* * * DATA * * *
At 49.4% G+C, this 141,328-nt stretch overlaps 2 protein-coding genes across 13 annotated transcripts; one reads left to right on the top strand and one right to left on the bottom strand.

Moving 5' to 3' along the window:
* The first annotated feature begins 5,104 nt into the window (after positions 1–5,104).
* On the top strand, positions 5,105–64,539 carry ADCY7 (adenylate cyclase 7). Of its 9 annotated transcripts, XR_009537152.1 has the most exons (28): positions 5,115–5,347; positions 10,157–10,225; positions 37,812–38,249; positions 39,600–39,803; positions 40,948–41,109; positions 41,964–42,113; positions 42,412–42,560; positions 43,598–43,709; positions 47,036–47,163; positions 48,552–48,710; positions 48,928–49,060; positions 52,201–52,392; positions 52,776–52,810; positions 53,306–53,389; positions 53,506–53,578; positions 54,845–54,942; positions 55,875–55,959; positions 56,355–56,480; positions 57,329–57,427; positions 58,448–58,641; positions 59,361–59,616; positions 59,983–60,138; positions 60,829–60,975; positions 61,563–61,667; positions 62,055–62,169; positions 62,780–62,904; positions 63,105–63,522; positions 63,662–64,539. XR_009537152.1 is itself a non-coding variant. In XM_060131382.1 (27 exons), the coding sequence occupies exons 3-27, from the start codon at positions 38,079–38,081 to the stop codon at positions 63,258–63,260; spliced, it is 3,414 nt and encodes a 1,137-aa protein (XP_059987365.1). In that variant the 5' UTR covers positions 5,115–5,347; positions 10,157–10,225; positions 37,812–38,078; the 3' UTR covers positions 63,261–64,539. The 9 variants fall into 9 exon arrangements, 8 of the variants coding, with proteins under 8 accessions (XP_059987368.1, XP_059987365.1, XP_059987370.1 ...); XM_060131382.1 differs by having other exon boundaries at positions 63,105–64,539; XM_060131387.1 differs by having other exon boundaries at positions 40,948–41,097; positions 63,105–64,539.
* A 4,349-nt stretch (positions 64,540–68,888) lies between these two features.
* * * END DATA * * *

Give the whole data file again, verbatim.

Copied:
At 49.4% G+C, this 141,328-nt stretch overlaps 2 protein-coding genes across 13 annotated transcripts; one reads left to right on the top strand and one right to left on the bottom strand.

Moving 5' to 3' along the window:
* The first annotated feature begins 5,104 nt into the window (after positions 1–5,104).
* On the top strand, positions 5,105–64,539 carry ADCY7 (adenylate cyclase 7). Of its 9 annotated transcripts, XR_009537152.1 has the most exons (28): positions 5,115–5,347; positions 10,157–10,225; positions 37,812–38,249; positions 39,600–39,803; positions 40,948–41,109; positions 41,964–42,113; positions 42,412–42,560; positions 43,598–43,709; positions 47,036–47,163; positions 48,552–48,710; positions 48,928–49,060; positions 52,201–52,392; positions 52,776–52,810; positions 53,306–53,389; positions 53,506–53,578; positions 54,845–54,942; positions 55,875–55,959; positions 56,355–56,480; positions 57,329–57,427; positions 58,448–58,641; positions 59,361–59,616; positions 59,983–60,138; positions 60,829–60,975; positions 61,563–61,667; positions 62,055–62,169; positions 62,780–62,904; positions 63,105–63,522; positions 63,662–64,539. XR_009537152.1 is itself a non-coding variant. In XM_060131382.1 (27 exons), the coding sequence occupies exons 3-27, from the start codon at positions 38,079–38,081 to the stop codon at positions 63,258–63,260; spliced, it is 3,414 nt and encodes a 1,137-aa protein (XP_059987365.1). In that variant the 5' UTR covers positions 5,115–5,347; positions 10,157–10,225; positions 37,812–38,078; the 3' UTR covers positions 63,261–64,539. The 9 variants fall into 9 exon arrangements, 8 of the variants coding, with proteins under 8 accessions (XP_059987368.1, XP_059987365.1, XP_059987370.1 ...); XM_060131382.1 differs by having other exon boundaries at positions 63,105–64,539; XM_060131387.1 differs by having other exon boundaries at positions 40,948–41,097; positions 63,105–64,539.
* A 4,349-nt stretch (positions 64,540–68,888) lies between these two features.